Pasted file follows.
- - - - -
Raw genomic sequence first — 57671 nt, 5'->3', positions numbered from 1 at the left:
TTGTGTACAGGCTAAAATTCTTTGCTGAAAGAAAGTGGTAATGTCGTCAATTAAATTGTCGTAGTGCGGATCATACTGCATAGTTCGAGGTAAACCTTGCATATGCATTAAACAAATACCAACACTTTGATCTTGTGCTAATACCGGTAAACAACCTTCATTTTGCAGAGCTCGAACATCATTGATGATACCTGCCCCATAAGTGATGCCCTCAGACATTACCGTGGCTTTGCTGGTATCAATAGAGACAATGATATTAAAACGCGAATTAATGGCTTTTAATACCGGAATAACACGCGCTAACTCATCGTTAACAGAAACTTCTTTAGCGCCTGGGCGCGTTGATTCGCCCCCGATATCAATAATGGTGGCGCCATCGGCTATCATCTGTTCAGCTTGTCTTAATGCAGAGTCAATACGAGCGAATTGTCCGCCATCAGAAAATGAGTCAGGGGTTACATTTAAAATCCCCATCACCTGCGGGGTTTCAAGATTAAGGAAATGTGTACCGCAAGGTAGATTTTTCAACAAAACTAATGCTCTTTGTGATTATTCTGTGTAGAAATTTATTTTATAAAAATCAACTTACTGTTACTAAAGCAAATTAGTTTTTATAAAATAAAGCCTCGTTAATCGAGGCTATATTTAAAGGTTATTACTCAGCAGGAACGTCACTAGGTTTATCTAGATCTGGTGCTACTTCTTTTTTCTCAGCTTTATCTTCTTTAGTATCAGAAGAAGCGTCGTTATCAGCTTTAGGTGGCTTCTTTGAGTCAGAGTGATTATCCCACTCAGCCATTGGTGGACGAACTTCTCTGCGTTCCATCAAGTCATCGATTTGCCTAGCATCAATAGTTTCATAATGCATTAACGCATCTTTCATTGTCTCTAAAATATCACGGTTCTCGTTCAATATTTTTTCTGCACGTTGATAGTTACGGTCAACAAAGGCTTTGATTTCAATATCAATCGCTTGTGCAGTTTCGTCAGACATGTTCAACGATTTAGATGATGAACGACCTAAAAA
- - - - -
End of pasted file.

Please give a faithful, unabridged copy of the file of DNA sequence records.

Raw genomic sequence first — 57671 nt, 5'->3', positions numbered from 1 at the left:
TTGTGTACAGGCTAAAATTCTTTGCTGAAAGAAAGTGGTAATGTCGTCAATTAAATTGTCGTAGTGCGGATCATACTGCATAGTTCGAGGTAAACCTTGCATATGCATTAAACAAATACCAACACTTTGATCTTGTGCTAATACCGGTAAACAACCTTCATTTTGCAGAGCTCGAACATCATTGATGATACCTGCCCCATAAGTGATGCCCTCAGACATTACCGTGGCTTTGCTGGTATCAATAGAGACAATGATATTAAAACGCGAATTAATGGCTTTTAATACCGGAATAACACGCGCTAACTCATCGTTAACAGAAACTTCTTTAGCGCCTGGGCGCGTTGATTCGCCCCCGATATCAATAATGGTGGCGCCATCGGCTATCATCTGTTCAGCTTGTCTTAATGCAGAGTCAATACGAGCGAATTGTCCGCCATCAGAAAATGAGTCAGGGGTTACATTTAAAATCCCCATCACCTGCGGGGTTTCAAGATTAAGGAAATGTGTACCGCAAGGTAGATTTTTCAACAAAACTAATGCTCTTTGTGATTATTCTGTGTAGAAATTTATTTTATAAAAATCAACTTACTGTTACTAAAGCAAATTAGTTTTTATAAAATAAAGCCTCGTTAATCGAGGCTATATTTAAAGGTTATTACTCAGCAGGAACGTCACTAGGTTTATCTAGATCTGGTGCTACTTCTTTTTTCTCAGCTTTATCTTCTTTAGTATCAGAAGAAGCGTCGTTATCAGCTTTAGGTGGCTTCTTTGAGTCAGAGTGATTATCCCACTCAGCCATTGGTGGACGAACTTCTCTGCGTTCCATCAAGTCATCGATTTGCCTAGCATCAATAGTTTCATAATGCATTAACGCATCTTTCATTGTCTCTAAAATATCACGGTTCTCGTTCAATATTTTTTCTGCACGTTGATAGTTACGGTCAACAAAGGCTTTGATTTCAATATCAATCGCTTGTGCAGTTTCGTCAGACATGTTCAACGATTTAGATGATGAACGACCTAAAAA